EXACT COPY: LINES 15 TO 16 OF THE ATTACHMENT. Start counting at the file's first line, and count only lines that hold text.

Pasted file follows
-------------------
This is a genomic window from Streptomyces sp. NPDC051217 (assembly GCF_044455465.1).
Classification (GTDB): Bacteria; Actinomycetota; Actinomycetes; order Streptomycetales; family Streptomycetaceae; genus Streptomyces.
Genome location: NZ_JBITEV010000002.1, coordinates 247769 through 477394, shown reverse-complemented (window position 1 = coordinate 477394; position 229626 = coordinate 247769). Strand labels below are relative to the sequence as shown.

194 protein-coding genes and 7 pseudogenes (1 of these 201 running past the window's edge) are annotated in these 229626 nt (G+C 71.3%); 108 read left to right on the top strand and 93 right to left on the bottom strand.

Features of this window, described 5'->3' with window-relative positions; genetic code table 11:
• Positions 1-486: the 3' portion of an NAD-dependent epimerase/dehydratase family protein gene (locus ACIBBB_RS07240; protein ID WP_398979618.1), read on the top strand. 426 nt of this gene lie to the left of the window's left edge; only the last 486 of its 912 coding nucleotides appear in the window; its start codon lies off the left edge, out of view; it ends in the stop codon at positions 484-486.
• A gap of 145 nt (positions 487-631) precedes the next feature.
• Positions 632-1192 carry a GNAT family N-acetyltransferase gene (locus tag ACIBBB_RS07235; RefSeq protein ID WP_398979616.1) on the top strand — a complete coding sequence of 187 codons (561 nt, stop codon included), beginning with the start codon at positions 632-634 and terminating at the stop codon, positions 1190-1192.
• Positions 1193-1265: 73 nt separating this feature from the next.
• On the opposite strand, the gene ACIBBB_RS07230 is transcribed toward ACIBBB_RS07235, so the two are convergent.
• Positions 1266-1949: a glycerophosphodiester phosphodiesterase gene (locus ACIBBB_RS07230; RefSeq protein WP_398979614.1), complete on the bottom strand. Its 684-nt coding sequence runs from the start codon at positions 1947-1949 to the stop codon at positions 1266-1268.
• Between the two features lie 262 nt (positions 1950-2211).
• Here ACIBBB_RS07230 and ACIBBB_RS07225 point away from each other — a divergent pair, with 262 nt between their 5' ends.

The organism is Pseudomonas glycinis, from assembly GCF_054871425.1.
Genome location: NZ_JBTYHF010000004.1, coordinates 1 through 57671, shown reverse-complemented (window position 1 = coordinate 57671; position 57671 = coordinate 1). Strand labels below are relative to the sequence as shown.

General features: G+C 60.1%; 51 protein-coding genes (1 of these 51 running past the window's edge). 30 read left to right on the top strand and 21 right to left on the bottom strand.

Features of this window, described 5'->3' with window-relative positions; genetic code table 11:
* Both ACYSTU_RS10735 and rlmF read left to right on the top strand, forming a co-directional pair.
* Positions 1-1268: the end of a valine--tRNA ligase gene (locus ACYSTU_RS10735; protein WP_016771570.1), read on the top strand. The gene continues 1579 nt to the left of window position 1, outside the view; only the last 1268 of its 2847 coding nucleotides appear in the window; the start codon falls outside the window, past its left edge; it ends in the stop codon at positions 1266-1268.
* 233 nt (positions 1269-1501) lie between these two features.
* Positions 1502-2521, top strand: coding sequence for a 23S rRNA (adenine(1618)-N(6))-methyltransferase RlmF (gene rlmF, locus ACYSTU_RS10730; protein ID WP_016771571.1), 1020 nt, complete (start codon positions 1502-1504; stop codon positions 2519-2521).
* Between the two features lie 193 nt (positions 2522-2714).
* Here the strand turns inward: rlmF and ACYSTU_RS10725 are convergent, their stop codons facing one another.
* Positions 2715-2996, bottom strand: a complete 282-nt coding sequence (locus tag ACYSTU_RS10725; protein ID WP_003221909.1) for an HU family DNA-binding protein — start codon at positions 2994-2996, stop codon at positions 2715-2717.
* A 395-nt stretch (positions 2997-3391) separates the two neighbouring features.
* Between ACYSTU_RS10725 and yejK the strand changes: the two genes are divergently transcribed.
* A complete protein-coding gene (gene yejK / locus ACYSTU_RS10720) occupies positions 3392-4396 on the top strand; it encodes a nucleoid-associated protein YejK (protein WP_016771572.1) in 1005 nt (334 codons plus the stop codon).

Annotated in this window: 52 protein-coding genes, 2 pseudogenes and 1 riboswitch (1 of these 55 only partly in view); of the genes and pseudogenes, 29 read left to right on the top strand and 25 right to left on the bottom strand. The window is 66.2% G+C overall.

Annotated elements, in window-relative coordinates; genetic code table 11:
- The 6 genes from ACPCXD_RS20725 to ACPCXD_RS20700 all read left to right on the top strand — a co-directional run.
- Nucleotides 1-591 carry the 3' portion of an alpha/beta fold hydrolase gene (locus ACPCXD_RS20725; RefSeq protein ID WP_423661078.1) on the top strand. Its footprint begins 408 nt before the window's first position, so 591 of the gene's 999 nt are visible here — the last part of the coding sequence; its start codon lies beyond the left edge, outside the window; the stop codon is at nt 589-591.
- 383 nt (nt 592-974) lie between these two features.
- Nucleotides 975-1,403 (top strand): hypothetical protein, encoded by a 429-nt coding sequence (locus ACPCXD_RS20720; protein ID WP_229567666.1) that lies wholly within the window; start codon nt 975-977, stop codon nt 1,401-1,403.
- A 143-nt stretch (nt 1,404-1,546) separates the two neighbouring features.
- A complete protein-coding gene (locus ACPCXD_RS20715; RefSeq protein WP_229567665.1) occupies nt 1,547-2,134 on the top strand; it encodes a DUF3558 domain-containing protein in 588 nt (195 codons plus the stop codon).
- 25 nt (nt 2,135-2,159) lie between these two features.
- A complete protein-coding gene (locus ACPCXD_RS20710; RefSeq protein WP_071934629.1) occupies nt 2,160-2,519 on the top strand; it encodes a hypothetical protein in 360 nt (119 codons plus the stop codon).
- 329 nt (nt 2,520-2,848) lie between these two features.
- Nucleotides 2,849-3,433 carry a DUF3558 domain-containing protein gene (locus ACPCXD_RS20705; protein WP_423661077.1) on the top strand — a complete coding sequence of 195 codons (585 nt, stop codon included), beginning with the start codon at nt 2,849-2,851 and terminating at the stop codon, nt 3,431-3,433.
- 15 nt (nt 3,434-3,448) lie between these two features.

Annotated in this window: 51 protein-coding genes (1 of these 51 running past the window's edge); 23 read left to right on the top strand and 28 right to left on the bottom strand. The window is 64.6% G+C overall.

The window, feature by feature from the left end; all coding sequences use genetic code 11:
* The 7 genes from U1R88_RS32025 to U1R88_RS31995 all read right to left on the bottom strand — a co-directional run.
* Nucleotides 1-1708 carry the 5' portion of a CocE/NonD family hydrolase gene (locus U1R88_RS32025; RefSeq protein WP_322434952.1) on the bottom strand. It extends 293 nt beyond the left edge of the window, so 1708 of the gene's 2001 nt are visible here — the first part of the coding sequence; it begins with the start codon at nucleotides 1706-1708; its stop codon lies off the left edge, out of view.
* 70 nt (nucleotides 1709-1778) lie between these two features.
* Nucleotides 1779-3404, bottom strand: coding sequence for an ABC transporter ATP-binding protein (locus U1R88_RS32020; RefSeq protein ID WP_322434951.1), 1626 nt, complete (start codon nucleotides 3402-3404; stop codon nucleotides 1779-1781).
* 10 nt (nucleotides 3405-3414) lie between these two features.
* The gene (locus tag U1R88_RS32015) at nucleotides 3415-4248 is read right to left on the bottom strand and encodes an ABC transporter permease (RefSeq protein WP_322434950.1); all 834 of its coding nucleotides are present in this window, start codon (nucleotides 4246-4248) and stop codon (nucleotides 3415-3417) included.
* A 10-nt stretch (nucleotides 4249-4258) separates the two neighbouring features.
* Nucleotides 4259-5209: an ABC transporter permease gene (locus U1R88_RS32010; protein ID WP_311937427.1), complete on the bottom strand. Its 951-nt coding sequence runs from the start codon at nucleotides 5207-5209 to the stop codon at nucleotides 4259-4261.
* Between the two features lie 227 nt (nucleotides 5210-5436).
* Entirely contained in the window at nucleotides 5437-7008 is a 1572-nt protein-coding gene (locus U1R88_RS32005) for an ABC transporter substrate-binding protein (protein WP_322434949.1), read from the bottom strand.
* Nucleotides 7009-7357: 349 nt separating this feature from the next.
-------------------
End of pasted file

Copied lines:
Genome location: NZ_JBTYHF010000004.1, coordinates 1 through 57671, shown reverse-complemented (window position 1 = coordinate 57671; position 57671 = coordinate 1). Strand labels below are relative to the sequence as shown.

General features: G+C 60.1%; 51 protein-coding genes (1 of these 51 running past the window's edge). 30 read left to right on the top strand and 21 right to left on the bottom strand.